It will also be appreciated that present day radar systems, such as radar system 14, measure the intensity and frequency of a reflected radar signal over a large plurality of short time intervals, referred to in the art as “range gates”. The range gates are typically each on the order of between about 3 ms-15 ms for civilian airborne weather radar. Each specific range gate corresponds to a particular TOF. The radar system 14 also may be capable of displaying Doppler shift and estimated reflectivity for each point on a radar screen. When a radar signal is reflected from clouds or rain, large changes in the Doppler shift over small distances can be used to warn the pilot of probable turbulence.
The occultation system 14 operates to estimate a vertical profile of temperature and water vapor in the atmosphere. It accomplishes this by measuring refractivity, N, which is related to index of refraction, n, by:
N=(n−1)×106 (Equation 1)
The refractivity depends on the air's water content and density, where density is a function of pressure and temperature. An empirical formula is used to calculate the refractivity of a parcel of air as shown in equation 2. In this formula, T is the temperature in Kelvin, pd is the partial pressure of dry air, pv is the partial pressure of water vapor, Zd is the inverse compressibility factor for dry air and Zw is the inverse compressibility factor for wet air. The constants k1, k2 and k3 are empirically determined.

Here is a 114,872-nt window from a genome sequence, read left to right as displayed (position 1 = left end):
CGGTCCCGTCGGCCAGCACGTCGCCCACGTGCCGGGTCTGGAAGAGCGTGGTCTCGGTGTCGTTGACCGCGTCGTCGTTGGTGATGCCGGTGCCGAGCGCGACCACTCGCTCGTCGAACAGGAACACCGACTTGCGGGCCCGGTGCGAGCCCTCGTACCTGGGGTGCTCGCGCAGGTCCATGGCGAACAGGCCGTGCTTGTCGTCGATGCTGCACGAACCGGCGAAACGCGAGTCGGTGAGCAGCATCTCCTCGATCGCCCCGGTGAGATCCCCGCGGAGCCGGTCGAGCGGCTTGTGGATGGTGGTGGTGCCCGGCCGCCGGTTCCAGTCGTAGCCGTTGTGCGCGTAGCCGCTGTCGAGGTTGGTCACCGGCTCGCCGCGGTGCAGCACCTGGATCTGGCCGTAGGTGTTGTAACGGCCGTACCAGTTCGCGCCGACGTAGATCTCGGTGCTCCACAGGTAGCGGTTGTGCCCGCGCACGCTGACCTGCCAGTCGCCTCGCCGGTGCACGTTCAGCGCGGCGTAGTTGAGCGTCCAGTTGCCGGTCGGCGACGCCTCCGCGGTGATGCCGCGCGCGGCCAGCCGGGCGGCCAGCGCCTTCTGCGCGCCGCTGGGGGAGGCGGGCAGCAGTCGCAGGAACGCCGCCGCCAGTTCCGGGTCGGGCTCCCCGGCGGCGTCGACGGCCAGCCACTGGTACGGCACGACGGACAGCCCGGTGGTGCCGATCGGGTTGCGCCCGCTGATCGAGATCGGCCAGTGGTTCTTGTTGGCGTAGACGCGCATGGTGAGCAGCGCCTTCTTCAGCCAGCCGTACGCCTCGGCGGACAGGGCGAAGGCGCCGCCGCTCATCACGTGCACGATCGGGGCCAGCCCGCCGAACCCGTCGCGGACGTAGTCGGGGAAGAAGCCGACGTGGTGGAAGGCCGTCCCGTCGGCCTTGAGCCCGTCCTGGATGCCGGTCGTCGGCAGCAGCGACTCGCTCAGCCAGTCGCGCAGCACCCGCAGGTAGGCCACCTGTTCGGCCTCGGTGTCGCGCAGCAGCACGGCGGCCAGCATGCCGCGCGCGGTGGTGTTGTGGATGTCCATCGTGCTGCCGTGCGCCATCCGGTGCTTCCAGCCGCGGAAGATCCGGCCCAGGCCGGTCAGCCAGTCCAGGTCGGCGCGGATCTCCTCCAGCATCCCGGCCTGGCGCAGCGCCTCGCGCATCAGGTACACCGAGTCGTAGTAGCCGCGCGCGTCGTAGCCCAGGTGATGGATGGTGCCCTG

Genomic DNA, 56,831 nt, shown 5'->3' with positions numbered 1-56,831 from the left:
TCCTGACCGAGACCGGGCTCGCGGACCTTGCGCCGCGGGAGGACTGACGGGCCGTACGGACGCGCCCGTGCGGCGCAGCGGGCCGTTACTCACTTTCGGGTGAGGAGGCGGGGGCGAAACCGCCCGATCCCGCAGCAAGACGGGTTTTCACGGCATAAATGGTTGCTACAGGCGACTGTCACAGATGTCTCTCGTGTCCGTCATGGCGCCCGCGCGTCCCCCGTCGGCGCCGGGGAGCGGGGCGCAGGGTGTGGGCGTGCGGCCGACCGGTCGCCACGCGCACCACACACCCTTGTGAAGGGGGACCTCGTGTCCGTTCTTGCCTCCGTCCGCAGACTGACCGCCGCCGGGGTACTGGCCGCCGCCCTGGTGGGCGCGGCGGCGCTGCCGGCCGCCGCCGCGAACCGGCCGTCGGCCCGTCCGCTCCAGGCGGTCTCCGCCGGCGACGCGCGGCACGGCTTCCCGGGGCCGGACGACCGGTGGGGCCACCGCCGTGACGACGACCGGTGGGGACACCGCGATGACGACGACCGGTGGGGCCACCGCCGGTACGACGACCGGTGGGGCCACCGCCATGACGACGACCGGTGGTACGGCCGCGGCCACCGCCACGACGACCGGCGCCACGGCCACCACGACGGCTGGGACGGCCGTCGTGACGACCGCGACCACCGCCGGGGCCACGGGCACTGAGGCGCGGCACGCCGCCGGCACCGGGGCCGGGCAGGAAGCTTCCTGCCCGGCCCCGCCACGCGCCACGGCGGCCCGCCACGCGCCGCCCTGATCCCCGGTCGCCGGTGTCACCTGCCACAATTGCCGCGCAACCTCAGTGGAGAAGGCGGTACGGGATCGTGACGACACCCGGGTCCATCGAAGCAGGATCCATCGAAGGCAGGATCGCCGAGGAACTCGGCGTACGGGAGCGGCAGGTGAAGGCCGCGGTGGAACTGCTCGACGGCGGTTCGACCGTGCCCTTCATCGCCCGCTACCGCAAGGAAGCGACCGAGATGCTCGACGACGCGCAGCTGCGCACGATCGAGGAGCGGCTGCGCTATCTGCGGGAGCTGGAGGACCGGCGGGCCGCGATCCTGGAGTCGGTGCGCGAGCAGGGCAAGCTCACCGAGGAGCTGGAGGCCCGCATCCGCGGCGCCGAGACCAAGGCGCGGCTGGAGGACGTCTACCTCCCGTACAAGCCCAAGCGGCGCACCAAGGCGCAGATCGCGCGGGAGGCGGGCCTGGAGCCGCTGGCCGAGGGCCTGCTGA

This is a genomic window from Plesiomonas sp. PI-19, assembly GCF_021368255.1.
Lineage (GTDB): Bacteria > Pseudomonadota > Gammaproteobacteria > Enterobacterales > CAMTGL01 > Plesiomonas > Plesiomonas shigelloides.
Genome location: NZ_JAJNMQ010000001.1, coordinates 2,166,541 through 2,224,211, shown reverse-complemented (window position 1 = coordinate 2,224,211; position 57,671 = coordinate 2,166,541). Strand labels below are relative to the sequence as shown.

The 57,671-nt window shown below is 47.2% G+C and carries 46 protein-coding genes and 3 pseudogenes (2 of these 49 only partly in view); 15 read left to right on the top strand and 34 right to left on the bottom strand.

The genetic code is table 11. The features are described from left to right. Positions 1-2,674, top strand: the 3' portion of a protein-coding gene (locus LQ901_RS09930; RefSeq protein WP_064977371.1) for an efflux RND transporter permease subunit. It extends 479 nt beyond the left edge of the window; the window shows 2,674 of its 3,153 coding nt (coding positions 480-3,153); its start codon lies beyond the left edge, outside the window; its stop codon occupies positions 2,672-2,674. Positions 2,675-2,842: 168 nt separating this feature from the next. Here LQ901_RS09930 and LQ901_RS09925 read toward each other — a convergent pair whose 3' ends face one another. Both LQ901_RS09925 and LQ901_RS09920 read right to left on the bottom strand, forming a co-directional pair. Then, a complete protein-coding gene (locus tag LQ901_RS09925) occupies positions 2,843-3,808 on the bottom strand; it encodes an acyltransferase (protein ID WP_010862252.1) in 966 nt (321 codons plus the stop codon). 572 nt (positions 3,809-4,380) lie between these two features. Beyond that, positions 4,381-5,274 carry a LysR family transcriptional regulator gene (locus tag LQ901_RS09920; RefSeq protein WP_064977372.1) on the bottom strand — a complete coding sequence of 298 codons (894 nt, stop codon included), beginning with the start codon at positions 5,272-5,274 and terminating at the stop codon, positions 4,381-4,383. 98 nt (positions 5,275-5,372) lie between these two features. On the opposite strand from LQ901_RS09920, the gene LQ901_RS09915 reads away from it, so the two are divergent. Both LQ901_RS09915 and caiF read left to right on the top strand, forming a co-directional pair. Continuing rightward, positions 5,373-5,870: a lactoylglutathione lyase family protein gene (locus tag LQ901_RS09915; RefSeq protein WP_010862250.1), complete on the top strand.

This formula can also be expressed with the constants determined as:
(n−1)×106 =N=77.6(p d /T)Z d −1+64.8(e/T)Z w −1+3.776×105(e/T 2)Z w −1 (Equation 3)
where “e” is pv. Thus, measuring refractivity allows temperature and humidity to be constrained in terms of each other. Given this mutual constraint, and using scientifically-based models of how temperature and humidity vary in the atmosphere, together with ancillary information from other weather instruments and numerical models, weather modelers can use refractivity measurements to compute the most probable estimates of temperature and humidity.
Δf tx =v/cf 0 cos φ (Equation 4)
where v is aircraft speed, f0 is the nominal radar frequency, and c is the speed of light in vacuum. Different angles, φA and φB, yield different Doppler shifts ΔfA and ΔfB for the radar signals 32 a and 32 b.